Ellesmere Port. But the engineers and directors had to learn that human hopes are

frequently but "vanity and vexation of spirit".

On Saturday, i ith July, as soon as the Shropshire Union traffic had passed out

and the tide was low, train loads of ballast were emptied as quickly as possible into

the chasm from both sides. The noise and smoke were almost unbearable ; all

the men were working at high pressure, and slowly the heap rose above the level

of the water. People walked across what had been a deep gulf. There was great

elation that the deed had been done so well and so quickly. But the test had to

come, and the engineers, though confident, were anxiously awaiting Neptune's attack.

Grievous was their disappointment when, as an old salt said, "she (the tide) rubbed her

nose against the bank and down it came ". At two o'clock on Sunday morning, to the

dismay of everybody, the tide forced a small hole, which quickly became a large one,

and then played havoc with all the new work, sweeping it away like a pack of cards

and repossessing itself of the old passage just as if nothing had happened. I well

remember receiving a telegram of the failure and hurrying down on the Sunday

morning to the scene of the disaster. I had to cross to Birkenhead, take the tram to

New Ferry and walk thence to Ellesmere Port. When I got there despair sat on

every face. The new route to Ellesmere Port must be opened by Monday afternoon

under a very heavy penalty, and the sea had set at nought the calculations of the

engineers. A council of war was held to determine the best way of coping with the

tidal invader. It was decided to repeat the attempt, but if possible on a more solid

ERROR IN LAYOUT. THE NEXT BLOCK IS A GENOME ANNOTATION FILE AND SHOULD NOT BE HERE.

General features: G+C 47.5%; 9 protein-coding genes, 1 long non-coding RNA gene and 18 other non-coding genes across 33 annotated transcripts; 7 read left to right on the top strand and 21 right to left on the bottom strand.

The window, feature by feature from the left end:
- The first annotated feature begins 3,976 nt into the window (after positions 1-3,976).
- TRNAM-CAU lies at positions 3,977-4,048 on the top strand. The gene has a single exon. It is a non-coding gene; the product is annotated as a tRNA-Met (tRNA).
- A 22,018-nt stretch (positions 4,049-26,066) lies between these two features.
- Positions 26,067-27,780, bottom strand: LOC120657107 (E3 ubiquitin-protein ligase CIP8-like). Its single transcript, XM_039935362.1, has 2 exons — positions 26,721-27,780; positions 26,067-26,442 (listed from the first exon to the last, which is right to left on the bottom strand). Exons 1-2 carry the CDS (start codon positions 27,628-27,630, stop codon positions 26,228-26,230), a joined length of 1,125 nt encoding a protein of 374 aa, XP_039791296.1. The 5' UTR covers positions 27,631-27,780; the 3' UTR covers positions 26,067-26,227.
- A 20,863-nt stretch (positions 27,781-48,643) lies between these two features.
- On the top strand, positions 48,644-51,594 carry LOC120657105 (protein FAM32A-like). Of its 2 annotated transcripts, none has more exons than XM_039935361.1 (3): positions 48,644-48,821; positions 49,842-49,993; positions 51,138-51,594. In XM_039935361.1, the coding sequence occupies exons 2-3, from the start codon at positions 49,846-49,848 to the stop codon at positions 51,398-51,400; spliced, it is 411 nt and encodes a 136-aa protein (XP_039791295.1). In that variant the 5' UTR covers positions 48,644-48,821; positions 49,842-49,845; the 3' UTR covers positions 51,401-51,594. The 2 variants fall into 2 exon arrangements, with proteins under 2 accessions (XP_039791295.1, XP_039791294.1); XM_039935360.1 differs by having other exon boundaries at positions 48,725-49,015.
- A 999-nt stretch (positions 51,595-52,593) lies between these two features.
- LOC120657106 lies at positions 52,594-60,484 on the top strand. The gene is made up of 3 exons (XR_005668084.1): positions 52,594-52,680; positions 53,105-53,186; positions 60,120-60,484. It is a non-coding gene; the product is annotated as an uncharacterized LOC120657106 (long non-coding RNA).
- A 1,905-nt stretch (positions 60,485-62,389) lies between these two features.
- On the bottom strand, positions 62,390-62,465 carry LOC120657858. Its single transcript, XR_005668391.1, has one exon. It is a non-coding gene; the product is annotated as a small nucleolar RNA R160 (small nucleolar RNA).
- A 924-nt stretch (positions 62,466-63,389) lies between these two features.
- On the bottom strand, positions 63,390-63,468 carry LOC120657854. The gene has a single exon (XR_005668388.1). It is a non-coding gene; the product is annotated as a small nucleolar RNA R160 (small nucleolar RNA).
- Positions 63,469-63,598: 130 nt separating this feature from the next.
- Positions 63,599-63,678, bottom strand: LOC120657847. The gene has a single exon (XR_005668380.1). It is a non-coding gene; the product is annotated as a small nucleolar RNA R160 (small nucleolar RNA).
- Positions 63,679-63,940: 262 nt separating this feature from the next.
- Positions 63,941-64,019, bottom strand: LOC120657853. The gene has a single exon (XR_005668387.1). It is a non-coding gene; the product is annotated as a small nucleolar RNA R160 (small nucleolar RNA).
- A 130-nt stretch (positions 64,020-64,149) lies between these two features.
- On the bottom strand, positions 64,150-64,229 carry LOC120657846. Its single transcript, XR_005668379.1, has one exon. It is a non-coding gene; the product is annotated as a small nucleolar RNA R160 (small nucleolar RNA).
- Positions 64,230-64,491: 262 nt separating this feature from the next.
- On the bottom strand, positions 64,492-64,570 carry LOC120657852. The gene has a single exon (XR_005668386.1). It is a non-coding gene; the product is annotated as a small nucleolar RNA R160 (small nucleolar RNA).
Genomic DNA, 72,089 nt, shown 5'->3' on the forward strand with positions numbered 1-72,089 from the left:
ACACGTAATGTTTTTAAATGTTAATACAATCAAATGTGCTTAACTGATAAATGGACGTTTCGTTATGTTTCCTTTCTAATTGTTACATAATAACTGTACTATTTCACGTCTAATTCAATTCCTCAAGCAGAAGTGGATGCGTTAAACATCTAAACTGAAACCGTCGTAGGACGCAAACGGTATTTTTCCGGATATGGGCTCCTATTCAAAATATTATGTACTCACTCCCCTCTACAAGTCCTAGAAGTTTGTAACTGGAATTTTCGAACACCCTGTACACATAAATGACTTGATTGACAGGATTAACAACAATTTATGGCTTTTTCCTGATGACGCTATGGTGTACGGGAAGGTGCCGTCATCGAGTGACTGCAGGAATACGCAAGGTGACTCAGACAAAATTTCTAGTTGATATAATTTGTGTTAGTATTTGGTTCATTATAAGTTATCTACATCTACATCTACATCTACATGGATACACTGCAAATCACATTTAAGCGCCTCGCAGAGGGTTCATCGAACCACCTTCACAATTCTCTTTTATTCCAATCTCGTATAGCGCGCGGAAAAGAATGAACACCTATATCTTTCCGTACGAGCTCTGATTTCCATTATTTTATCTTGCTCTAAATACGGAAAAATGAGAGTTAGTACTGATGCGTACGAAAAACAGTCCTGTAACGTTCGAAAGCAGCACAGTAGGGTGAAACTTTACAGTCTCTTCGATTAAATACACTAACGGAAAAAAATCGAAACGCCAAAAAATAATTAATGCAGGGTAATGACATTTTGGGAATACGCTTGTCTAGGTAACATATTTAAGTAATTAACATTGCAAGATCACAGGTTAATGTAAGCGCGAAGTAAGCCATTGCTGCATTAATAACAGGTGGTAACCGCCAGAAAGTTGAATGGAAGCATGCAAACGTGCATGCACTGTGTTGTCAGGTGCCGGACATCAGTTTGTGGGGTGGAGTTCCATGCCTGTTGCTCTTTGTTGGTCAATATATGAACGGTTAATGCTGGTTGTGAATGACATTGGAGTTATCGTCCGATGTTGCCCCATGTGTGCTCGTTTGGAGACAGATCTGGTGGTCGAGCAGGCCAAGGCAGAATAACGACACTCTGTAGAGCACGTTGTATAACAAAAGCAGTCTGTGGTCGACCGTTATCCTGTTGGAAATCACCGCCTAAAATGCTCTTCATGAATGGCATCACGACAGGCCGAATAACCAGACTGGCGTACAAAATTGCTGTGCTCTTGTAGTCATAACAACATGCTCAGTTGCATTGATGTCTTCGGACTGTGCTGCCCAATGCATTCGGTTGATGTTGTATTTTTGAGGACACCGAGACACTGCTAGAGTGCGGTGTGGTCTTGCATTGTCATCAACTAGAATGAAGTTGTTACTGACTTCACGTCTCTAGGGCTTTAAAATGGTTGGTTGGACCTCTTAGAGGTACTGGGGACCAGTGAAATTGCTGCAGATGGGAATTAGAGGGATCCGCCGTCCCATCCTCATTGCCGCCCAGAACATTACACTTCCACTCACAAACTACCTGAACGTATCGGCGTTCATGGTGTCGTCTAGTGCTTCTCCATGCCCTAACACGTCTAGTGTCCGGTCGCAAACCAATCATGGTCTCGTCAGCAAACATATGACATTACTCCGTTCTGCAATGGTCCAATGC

basis. This time, instead of tipping soil and clay, it was arranged to start with heavy

boulders, and these were searched for in neighbouring spoil heaps by hundreds of men.

Thousands of tons were cast into the gap and heavy piles were driven to prevent them

moving about. On the top of the boulders thousands of tons of clay and soil were

tipped. From early morning on Sunday till 10 o'clock at night a grand spectacle of

perseverance, energy and skill was exhibited. By the time the breach was again made

good, every one was thoroughly worn out. All day long engines had been running

on lines that were scarcely fastened down after being placed, and if, in consequence, a

waggon tipped over along with its contents into the chasm it had to be buried, no

time could be wasted in recovering it. When the next high tide was due the bank

had been restored, every effort had been made to strengthen it, and there were good

hopes of the structure standing the strain. But all was of no avail.

" Vain was the help of man." The sea would not be denied and again forced its way up its usual

channel, defying all attempts to stop it. It tossed the bank over and washed away

the huge boulders as if they had been marbles, and after a stiff duel the engineers had

to admit themselves thoroughly beaten.

This second mishap prevented the usual packet (which had never missed since

1837) and its attendant tugs getting to Ellesmere Port, and the penalty for stoppage

was £3000 per day. By the kindness of the Shropshire Union Canal Company it was

arranged that the goods should be delivered at Eastham and taken by rail to their

destinations.

At a subsequent meeting of the engineers it was determined, as the place could

not be taken by storm, to lay regular siege to it, and to stop up the channel in a more

gradual way. Hitherto the empty canal had been a kind of inner vacuum and the